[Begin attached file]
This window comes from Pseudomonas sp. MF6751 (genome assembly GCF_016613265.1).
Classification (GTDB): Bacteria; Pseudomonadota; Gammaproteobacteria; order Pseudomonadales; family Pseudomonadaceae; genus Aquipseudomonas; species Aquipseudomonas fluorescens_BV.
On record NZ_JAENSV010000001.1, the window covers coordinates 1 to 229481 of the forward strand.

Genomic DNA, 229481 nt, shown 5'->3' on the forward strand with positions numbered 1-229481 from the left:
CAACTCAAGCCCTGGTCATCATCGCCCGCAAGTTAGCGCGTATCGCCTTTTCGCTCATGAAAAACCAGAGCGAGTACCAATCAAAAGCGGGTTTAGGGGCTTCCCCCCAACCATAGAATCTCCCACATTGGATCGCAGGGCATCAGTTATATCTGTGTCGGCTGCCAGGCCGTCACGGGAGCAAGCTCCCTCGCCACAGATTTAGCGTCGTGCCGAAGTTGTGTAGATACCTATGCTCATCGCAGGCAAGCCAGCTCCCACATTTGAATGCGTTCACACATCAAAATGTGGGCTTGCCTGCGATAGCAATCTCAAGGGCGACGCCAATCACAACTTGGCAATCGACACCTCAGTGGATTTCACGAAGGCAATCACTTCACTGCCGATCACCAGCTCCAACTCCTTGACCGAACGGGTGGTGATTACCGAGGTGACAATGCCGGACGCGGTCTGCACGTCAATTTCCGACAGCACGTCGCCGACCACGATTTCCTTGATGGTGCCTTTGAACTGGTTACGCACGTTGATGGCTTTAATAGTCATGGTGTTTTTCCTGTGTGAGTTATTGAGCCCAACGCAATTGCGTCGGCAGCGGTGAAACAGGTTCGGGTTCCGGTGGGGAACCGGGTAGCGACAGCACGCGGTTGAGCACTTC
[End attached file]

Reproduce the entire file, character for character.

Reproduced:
This window comes from Pseudomonas sp. MF6751 (genome assembly GCF_016613265.1).
Classification (GTDB): Bacteria; Pseudomonadota; Gammaproteobacteria; order Pseudomonadales; family Pseudomonadaceae; genus Aquipseudomonas; species Aquipseudomonas fluorescens_BV.
On record NZ_JAENSV010000001.1, the window covers coordinates 1 to 229481 of the forward strand.

Genomic DNA, 229481 nt, shown 5'->3' on the forward strand with positions numbered 1-229481 from the left:
CAACTCAAGCCCTGGTCATCATCGCCCGCAAGTTAGCGCGTATCGCCTTTTCGCTCATGAAAAACCAGAGCGAGTACCAATCAAAAGCGGGTTTAGGGGCTTCCCCCCAACCATAGAATCTCCCACATTGGATCGCAGGGCATCAGTTATATCTGTGTCGGCTGCCAGGCCGTCACGGGAGCAAGCTCCCTCGCCACAGATTTAGCGTCGTGCCGAAGTTGTGTAGATACCTATGCTCATCGCAGGCAAGCCAGCTCCCACATTTGAATGCGTTCACACATCAAAATGTGGGCTTGCCTGCGATAGCAATCTCAAGGGCGACGCCAATCACAACTTGGCAATCGACACCTCAGTGGATTTCACGAAGGCAATCACTTCACTGCCGATCACCAGCTCCAACTCCTTGACCGAACGGGTGGTGATTACCGAGGTGACAATGCCGGACGCGGTCTGCACGTCAATTTCCGACAGCACGTCGCCGACCACGATTTCCTTGATGGTGCCTTTGAACTGGTTACGCACGTTGATGGCTTTAATAGTCATGGTGTTTTTCCTGTGTGAGTTATTGAGCCCAACGCAATTGCGTCGGCAGCGGTGAAACAGGTTCGGGTTCCGGTGGGGAACCGGGTAGCGACAGCACGCGGTTGAGCACTTC